BREAKING: SGA rules of engagement suspended after legal troubles, worrying mental health

SGA President Gabe Montalbano said the SGA executive branch “had no prior knowledge” and will continue normal operations without university recognition.

Siri Patterson and Will Hofmann

SGA’s rules of engagement and its elections will be suspended indefinitely, Vice Chancellor J.J. Brown announced at an SGA senate meeting Tuesday.

The suspension of the rules of engagement means while SGA’s “work will continue, their actions must be focused on creating a new constitution, coupled with a process that is compliant with the university’s policies governing all student organizations,” according to Chief Communication Officer Megan Hayes.

During J.J. Brown’s special report to SGA, he cited a mental health survey of SGA, the removal and dismissal of advisers from discussions as well as “infighting which has continued to dominate the business of the organization.” 

 “I say all of that with the aforementioned items in mind, I’m suspending the rules of engagement for the Student Government Association. Effective immediately,” J.J. Brown said.

You can listen to J.J. Brown’s full remarks here:

J.J. Brown has the authority to regulate “any institutionally recognized system of student self-governance and student participation in the governance of any aspect of institutional programs and services,” J.J. Brown said during the speech.

After the meeting, the SGA President Gabe Montalbano made this statement to The Appalachian:

“The Montalbano-Kukral administration had no prior knowledge or allowed involvement with any of the choices made for the SGA tonight. The executive branch will carry on representing students with or without formal recognition by administration as the lack of narcan accessibility, the housing crisis in Boone and little-to-no grade transparency between professors and students still impact the everyday lives of thousands. If the university is going to force the SGA to change its constitution, it would be crucial to have the executive branch present as it’s the only group with more than one year of experience currently in SGA.”

Vice Chancellor JJ Brown and Associate Vice Chancellor Jeff Cathey provided Mr. Montalbano with notice about the rules suspension in meetings and conversations on both Monday and Tuesday prior to Tuesday’s meeting, according to an email with Hayes.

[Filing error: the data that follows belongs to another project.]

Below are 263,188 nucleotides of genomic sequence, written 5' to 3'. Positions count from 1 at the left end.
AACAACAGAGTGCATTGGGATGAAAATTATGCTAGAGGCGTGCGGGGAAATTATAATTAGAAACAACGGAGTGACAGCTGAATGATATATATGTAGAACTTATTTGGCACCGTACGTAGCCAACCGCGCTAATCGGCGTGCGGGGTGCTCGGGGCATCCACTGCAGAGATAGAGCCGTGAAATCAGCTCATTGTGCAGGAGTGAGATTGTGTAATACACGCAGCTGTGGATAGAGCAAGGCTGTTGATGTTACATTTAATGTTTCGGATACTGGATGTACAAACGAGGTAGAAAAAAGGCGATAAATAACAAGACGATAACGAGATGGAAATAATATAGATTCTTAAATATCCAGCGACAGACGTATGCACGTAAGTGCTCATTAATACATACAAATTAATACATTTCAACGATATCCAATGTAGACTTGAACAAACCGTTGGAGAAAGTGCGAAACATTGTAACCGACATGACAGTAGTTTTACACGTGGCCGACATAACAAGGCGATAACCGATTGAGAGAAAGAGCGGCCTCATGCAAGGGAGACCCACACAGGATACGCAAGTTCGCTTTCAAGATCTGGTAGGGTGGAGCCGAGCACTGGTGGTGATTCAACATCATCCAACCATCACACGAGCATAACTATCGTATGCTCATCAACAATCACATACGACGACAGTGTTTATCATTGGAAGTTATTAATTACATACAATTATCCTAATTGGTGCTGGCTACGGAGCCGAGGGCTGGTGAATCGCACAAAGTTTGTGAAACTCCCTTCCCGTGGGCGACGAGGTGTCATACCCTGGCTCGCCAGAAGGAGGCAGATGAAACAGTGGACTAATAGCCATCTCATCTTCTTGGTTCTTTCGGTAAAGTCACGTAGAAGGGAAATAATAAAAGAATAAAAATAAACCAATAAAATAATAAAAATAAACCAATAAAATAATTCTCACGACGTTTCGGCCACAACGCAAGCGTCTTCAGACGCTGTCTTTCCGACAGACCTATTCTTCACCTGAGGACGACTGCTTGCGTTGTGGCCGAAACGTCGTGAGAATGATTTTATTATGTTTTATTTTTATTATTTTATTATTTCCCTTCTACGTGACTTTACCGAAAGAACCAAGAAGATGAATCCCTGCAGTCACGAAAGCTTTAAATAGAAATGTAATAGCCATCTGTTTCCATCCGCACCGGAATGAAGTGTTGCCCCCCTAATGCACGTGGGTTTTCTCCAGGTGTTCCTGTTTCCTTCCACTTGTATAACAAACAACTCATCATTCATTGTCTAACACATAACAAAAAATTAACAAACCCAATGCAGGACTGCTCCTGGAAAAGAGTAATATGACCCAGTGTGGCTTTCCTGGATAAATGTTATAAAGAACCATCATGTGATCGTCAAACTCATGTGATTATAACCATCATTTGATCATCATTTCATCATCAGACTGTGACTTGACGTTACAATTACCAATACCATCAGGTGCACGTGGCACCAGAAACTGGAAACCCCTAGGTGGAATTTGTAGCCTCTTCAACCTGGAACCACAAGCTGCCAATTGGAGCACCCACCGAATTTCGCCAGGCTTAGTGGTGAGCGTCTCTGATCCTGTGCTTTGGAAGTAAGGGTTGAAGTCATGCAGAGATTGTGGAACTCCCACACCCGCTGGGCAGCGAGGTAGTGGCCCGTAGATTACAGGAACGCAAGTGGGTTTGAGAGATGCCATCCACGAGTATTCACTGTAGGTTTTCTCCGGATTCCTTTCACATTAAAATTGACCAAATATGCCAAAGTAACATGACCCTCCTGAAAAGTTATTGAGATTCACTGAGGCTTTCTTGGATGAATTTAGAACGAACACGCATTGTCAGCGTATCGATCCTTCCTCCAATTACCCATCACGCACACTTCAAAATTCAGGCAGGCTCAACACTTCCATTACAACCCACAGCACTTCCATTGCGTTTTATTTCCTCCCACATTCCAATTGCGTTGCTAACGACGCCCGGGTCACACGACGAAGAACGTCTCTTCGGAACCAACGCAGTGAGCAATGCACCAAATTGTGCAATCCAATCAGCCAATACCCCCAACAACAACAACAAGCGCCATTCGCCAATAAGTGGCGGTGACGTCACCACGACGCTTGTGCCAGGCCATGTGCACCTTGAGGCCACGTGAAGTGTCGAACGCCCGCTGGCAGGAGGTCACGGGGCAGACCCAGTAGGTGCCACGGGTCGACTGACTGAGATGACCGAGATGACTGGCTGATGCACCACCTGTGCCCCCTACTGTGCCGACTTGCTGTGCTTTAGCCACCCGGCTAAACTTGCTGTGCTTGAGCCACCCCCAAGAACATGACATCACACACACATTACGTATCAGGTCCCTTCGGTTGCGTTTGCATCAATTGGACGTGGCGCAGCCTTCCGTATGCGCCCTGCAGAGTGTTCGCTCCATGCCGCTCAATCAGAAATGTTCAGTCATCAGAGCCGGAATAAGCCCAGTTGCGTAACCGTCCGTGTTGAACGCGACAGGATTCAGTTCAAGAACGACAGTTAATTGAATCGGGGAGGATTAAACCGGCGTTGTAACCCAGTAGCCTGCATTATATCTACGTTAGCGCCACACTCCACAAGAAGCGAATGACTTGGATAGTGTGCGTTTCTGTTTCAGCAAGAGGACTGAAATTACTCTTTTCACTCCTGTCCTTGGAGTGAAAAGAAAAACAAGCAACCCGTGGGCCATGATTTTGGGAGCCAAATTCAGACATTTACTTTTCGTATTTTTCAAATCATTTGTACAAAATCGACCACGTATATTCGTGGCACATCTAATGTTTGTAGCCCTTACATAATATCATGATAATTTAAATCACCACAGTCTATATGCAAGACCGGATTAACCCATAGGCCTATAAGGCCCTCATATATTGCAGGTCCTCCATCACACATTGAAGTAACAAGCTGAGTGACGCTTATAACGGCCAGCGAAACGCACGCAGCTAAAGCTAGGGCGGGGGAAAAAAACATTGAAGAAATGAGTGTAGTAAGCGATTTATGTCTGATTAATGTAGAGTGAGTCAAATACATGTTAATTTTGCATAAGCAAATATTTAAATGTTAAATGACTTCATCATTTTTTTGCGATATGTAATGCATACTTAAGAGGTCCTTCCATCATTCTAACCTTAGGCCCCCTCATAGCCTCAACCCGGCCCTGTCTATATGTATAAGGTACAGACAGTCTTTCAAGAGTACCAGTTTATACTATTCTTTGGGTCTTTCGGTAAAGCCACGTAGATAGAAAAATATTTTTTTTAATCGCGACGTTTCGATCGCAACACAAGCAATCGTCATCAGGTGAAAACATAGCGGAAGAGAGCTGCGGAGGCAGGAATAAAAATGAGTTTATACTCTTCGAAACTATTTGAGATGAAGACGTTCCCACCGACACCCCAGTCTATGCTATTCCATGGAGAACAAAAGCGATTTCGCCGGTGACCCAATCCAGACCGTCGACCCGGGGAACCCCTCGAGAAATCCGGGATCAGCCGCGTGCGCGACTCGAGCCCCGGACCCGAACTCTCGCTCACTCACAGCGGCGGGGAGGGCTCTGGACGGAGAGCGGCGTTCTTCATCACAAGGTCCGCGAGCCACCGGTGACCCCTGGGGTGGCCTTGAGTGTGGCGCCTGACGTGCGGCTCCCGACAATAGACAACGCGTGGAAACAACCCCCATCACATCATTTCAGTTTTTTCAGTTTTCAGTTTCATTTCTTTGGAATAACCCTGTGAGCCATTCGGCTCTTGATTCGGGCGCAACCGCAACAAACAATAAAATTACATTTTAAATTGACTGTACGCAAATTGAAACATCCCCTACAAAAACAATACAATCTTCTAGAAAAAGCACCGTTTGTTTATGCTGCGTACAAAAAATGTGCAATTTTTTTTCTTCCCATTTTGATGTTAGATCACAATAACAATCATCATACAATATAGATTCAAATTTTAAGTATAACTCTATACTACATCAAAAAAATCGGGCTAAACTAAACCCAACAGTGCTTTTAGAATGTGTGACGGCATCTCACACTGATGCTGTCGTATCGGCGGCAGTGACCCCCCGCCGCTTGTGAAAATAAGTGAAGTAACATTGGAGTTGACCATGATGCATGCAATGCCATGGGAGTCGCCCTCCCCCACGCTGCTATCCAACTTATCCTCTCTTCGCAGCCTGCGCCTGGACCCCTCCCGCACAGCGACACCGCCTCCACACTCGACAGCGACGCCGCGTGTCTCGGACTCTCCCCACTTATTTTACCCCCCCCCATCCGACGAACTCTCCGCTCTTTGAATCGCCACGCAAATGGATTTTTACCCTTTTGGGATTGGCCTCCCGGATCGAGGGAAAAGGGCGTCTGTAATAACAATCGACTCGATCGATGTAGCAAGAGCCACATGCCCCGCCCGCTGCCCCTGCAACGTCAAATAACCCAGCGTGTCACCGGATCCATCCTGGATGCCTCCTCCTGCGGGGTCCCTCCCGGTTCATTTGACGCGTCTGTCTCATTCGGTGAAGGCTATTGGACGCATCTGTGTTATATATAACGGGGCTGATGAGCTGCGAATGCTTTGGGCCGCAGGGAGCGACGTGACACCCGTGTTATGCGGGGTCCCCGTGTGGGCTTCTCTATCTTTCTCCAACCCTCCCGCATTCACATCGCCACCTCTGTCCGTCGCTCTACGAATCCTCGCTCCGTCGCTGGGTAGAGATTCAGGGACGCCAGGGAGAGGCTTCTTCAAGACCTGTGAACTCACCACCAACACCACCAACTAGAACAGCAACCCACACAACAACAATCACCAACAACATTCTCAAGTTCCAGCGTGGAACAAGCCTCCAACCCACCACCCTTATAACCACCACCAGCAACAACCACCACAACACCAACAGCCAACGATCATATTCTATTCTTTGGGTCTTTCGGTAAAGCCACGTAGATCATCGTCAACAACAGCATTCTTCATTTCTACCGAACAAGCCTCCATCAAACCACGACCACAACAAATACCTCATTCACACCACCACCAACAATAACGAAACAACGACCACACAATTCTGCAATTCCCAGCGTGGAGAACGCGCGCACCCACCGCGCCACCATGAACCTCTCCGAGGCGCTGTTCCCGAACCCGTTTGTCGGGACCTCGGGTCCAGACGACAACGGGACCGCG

J.J. Brown said the SGA constitution has not been in compliance with App State’s requirements for student organizations for several years, and suggested changes need to be made to the “organization, constitution and its structure.”

J.J. Brown also said a settlement agreement with former SGA president Quson Brown and former SGA vice president Alejandro Barreto was reached after a Feb 3. letter from local attorney Nathan Miller.

In the letter, some members of SGA were specifically named, alongside the university, as possible plaintiffs in a lawsuit.

“In my 20 years of working with SGA, in some capacity, this was a first for me,” J.J. Brown said. “A potential lawsuit, not only listing individual students, and a long list at that, but also naming the university.”

 J.J. Brown said several members of SGA reported the letter negatively impacted their mental health, and had mentioned that some hired private lawyers in response to the letter. 

“Over many years, this legal action affecting dozens of SGA representatives, and exposing the university to litigation is a particularly significant example of the extremes to which the organization has become less effective and more autocratic,” J.J. Brown said. 

J.J. Brown cited a mental health study of SGA conducted by Victoria Marino, a “cabinet member and student leader in the Wellness and Prevention Center,” as a way of displaying the negative effects SGA has on students.

“In Victoria’s survey of SGA members, senators indicated that 50% of the organization indicated that SGA negatively impacted their mental health,” J.J. Brown said. “In that same study, nearly 70% indicated they sometimes or never feel comfortable at Senate meetings. Likewise, nearly 85% indicate that they sometimes or never feel that SGA is a safe and open place.”

J.J. Brown also discussed the role of advisers in SGA.

“Additionally, your advisers have been dismissed, removed from discussions, and while the adviser role is not to direct the important voice of students, the role is to guide the operation of the organization as it relates to the individual treatment of students, management of university processes, such as budget, and processes involving other university administration,” J.J. Brown said. 

J.J. Brown suggested current members of SGA use their Tuesday meeting time to develop and make subsequent changes to the organization. Brown said an adviser is required for this process and must be included. 

“I’m hoping that a pause will allow you to meet and work together to make significant changes, have respectful conversations and develop a path to move forward in a positive and healthy way,” J.J. Brown said.

Elections will be suspended so “new leadership is not faced with the same similar challenges,” J.J. Brown said.

CORRECTION: A previous version of this story included a headline that didn’t clarify the kind of suspension SGA received. The story has been updated with a more accurate headline, and more information about rules of engagements suspensions has been added for clarification.